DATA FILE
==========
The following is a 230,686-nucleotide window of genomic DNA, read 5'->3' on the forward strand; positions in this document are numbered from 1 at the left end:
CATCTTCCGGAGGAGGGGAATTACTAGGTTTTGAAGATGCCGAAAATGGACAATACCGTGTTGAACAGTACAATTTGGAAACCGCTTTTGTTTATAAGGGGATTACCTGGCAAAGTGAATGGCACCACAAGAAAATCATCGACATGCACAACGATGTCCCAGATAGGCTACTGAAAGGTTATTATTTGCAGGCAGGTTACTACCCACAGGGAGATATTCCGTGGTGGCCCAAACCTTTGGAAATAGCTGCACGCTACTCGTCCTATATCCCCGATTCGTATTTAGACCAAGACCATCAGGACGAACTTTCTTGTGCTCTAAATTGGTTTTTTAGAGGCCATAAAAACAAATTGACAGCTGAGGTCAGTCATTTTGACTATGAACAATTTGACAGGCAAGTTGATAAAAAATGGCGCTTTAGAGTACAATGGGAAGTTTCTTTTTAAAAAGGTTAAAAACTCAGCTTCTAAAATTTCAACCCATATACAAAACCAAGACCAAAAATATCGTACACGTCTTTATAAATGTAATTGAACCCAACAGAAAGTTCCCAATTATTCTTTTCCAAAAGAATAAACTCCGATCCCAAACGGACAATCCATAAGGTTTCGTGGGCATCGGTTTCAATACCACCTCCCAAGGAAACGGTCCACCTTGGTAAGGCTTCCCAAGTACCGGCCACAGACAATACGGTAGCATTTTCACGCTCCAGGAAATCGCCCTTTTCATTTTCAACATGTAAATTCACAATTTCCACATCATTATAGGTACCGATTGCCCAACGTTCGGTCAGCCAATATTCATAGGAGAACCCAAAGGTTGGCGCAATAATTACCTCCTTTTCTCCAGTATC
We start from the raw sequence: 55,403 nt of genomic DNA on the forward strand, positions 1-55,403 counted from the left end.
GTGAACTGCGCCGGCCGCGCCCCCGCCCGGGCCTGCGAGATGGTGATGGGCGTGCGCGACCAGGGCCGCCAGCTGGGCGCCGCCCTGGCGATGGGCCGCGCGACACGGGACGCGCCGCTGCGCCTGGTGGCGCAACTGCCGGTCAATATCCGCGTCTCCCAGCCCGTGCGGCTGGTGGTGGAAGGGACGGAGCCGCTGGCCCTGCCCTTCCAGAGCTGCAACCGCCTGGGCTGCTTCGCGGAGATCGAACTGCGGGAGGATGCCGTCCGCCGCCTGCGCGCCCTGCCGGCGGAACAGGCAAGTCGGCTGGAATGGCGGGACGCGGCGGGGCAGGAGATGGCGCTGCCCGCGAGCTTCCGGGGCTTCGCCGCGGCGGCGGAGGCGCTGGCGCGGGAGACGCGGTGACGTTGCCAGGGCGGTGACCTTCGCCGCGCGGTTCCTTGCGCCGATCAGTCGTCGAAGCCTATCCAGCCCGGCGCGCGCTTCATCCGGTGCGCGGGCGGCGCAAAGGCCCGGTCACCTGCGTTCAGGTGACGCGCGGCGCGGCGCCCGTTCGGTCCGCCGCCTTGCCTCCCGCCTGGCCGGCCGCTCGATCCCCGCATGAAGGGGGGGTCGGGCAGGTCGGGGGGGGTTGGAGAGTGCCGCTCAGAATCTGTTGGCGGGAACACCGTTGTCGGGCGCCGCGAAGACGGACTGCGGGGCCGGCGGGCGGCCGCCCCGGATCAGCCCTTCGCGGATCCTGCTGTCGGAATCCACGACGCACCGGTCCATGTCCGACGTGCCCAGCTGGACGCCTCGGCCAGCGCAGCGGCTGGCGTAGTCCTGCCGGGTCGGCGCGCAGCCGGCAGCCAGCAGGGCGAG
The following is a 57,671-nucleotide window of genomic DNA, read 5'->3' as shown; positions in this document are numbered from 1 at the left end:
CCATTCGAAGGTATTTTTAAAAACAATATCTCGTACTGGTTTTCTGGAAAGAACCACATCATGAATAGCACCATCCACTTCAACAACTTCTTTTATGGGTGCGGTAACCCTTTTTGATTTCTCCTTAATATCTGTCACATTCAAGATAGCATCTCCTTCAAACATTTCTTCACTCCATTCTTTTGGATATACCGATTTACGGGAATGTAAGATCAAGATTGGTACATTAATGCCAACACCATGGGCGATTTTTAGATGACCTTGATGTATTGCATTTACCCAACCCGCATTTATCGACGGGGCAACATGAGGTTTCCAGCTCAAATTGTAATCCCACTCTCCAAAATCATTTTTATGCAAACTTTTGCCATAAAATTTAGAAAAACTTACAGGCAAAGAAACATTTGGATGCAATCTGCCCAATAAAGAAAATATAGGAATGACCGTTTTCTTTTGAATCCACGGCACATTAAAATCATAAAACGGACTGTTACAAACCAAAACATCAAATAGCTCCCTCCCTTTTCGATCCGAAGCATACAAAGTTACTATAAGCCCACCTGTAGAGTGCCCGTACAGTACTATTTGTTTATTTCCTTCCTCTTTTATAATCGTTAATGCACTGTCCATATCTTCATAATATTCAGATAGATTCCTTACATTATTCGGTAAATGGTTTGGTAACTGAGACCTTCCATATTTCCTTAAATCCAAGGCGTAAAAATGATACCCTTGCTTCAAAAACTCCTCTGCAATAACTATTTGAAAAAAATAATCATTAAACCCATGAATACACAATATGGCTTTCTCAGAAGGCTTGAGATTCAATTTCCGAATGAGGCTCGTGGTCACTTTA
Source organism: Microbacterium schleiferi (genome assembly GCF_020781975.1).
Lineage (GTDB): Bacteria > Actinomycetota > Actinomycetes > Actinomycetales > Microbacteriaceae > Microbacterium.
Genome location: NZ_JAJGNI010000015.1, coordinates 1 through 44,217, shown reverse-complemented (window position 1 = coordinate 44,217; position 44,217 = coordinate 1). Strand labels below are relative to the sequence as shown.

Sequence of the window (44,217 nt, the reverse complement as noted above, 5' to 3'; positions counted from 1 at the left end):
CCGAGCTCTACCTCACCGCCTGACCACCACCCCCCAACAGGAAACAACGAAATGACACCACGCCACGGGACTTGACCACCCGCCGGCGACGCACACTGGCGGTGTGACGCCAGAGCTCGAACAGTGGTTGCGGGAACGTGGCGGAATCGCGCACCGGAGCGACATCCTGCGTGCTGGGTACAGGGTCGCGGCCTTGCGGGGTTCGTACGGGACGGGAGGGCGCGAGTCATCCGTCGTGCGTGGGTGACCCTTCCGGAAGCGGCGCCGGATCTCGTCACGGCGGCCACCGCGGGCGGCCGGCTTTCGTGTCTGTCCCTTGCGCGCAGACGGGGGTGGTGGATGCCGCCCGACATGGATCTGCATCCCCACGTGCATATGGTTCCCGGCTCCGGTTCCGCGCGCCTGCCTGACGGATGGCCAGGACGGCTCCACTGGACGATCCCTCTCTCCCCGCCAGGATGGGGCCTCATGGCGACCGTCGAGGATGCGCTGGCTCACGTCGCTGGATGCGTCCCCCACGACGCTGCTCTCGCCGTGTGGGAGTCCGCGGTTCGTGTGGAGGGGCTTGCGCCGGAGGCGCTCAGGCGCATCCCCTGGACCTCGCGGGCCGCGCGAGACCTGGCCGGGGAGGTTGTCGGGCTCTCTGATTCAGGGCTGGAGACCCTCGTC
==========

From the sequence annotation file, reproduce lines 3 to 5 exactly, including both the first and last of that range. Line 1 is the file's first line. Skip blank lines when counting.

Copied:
We start from the raw sequence: 55,403 nt of genomic DNA on the forward strand, positions 1-55,403 counted from the left end.
GTGAACTGCGCCGGCCGCGCCCCCGCCCGGGCCTGCGAGATGGTGATGGGCGTGCGCGACCAGGGCCGCCAGCTGGGCGCCGCCCTGGCGATGGGCCGCGCGACACGGGACGCGCCGCTGCGCCTGGTGGCGCAACTGCCGGTCAATATCCGCGTCTCCCAGCCCGTGCGGCTGGTGGTGGAAGGGACGGAGCCGCTGGCCCTGCCCTTCCAGAGCTGCAACCGCCTGGGCTGCTTCGCGGAGATCGAACTGCGGGAGGATGCCGTCCGCCGCCTGCGCGCCCTGCCGGCGGAACAGGCAAGTCGGCTGGAATGGCGGGACGCGGCGGGGCAGGAGATGGCGCTGCCCGCGAGCTTCCGGGGCTTCGCCGCGGCGGCGGAGGCGCTGGCGCGGGAGACGCGGTGACGTTGCCAGGGCGGTGACCTTCGCCGCGCGGTTCCTTGCGCCGATCAGTCGTCGAAGCCTATCCAGCCCGGCGCGCGCTTCATCCGGTGCGCGGGCGGCGCAAAGGCCCGGTCACCTGCGTTCAGGTGACGCGCGGCGCGGCGCCCGTTCGGTCCGCCGCCTTGCCTCCCGCCTGGCCGGCCGCTCGATCCCCGCATGAAGGGGGGGTCGGGCAGGTCGGGGGGGGTTGGAGAGTGCCGCTCAGAATCTGTTGGCGGGAACACCGTTGTCGGGCGCCGCGAAGACGGACTGCGGGGCCGGCGGGCGGCCGCCCCGGATCAGCCCTTCGCGGATCCTGCTGTCGGAATCCACGACGCACCGGTCCATGTCCGACGTGCCCAGCTGGACGCCTCGGCCAGCGCAGCGGCTGGCGTAGTCCTGCCGGGTCGGCGCGCAGCCGGCAGCCAGCAGGGCGAG
The following is a 57,671-nucleotide window of genomic DNA, read 5'->3' as shown; positions in this document are numbered from 1 at the left end: